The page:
Thailand, also called the “Kingdom of Freedom”, ประเทศไทย in Thai, is famous for tourist sites such as Phuket. In fact, according to the data released by the United Nations World Tourist Organizations (UNWTO) in 2016, it was the 9th most visited place by tourists in the world. Many tourists remember Thailand for its beautiful landscape and peaceful lives.
However, if you take a closer look in places distanced from Phuket, people in the Southern region are far from enjoying peaceful lives, having been caught in the midst of armed conflicts for several decades.
The conflict was triggered by the Anglo-Siamese Treaty of 1909 through which the northern region of Malaysia was integrated into Thailand. Since then, Thailand, with the majority of the population identifying as Buddhists, has also governed the southern region where its people hold closer ties to the Islamic faith and Malaysia, both culturally and ethnically.
Since the 1930s, the central government of Thailand has enforced the acculturation of its people in the South. As a result, resistance from the Malay Muslims quickly grew into an annex movement that was meant to protect its independence as well as its identity. There have already been 16 coup d’états up until today (World War Watch data released by KIDA).
Despite many attempts by the government to bring peaceful reconciliation between the two faith groups, Thai people still do not fully enjoy the religious freedom that is supposed to be protected by the constitution of Thailand.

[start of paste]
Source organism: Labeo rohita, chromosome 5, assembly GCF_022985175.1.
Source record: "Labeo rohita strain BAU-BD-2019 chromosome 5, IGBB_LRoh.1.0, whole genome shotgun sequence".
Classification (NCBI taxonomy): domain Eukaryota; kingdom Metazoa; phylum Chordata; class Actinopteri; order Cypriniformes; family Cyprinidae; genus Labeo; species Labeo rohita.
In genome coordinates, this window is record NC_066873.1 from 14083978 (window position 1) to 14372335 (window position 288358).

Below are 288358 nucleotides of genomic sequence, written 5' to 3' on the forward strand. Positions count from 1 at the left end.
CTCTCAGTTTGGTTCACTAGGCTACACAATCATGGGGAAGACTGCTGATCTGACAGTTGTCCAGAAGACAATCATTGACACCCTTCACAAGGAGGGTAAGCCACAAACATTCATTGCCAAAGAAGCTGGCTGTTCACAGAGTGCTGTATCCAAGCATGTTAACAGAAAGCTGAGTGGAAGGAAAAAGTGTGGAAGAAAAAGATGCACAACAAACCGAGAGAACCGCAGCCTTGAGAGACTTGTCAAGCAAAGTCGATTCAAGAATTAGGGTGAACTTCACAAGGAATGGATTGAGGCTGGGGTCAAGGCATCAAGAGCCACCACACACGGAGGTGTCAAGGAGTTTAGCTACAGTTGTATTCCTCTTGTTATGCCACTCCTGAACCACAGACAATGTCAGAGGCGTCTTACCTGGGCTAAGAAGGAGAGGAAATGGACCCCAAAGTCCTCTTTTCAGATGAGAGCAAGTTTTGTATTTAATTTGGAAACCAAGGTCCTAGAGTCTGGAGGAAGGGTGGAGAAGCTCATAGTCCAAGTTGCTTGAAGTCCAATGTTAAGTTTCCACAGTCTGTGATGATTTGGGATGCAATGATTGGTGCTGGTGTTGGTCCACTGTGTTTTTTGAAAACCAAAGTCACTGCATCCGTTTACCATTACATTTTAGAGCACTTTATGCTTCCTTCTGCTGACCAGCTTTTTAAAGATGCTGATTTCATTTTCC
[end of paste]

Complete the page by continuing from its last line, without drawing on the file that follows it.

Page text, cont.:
To make matters worse, anti-government protests in the Malays region are now deteriorating into hate crimes. Indiscriminate assaults toward schools, family members of local officials, Muslims who have assimilated with the majority of the people of Thailand and others are quickly spreading throughout the region.
The Internal Security Operations Command (ISOC) reported a death toll of 21 citizens due to the bomb explosion in the Yala province on 22 January 2018. Such incident is not uncommon as there have been over 16,000 terrorist attacks, taking away 6,600 lives in the Deep South since 2014.
Several peace talks have been mediated between the Thai government and the leaders of the Muslim Annex Movement without much success. The International Crisis Group points out the following as the underlying reasons for the failure to reach an agreement: deeply rooted distrust from over a decade of conflict and a growing uncertainty from the collapse of the Yingluck Shinawatra government and death of the former king Bhumibol Adulyadej. Peace talks between the separatists and the government present clear setbacks to safeguarding peace.
We must continue to seek the means of resolving conflicts, taking into consideration the lessons learned through the past peace-building efforts. For instance, the Philippines’ and Colombian governments have both experienced the frustrations of finding common grounds on which to hold peace talks. Despite UN interventions, they have not found ideal positions that satisfy both parties. Not only are the two parties far from reaching an agreement, but both the government and separatists have set their positions without the support of the citizens. To prevent a further loss of lives, collaborative efforts in peace-building should be found not in particular organizations or governments but rather with the support of all citizens.
HWPL’s approach to peace-building is accomplished through multidimensional efforts. The articles of the DPCW presented by HWPL find the core values of peace-building in both legal approaches and the creation of a group of friendly states. The articles also emphasize spreading the spirit of interfaith harmony rather than creating division and conflicts, as well as the value of the importance of education in instilling the spirit of peace. We believe that public support for peace should come from the culture of peace. The situation today calls for citizens to speak up in a unified voice advocating for peace as the basis for bringing about peace in Thailand.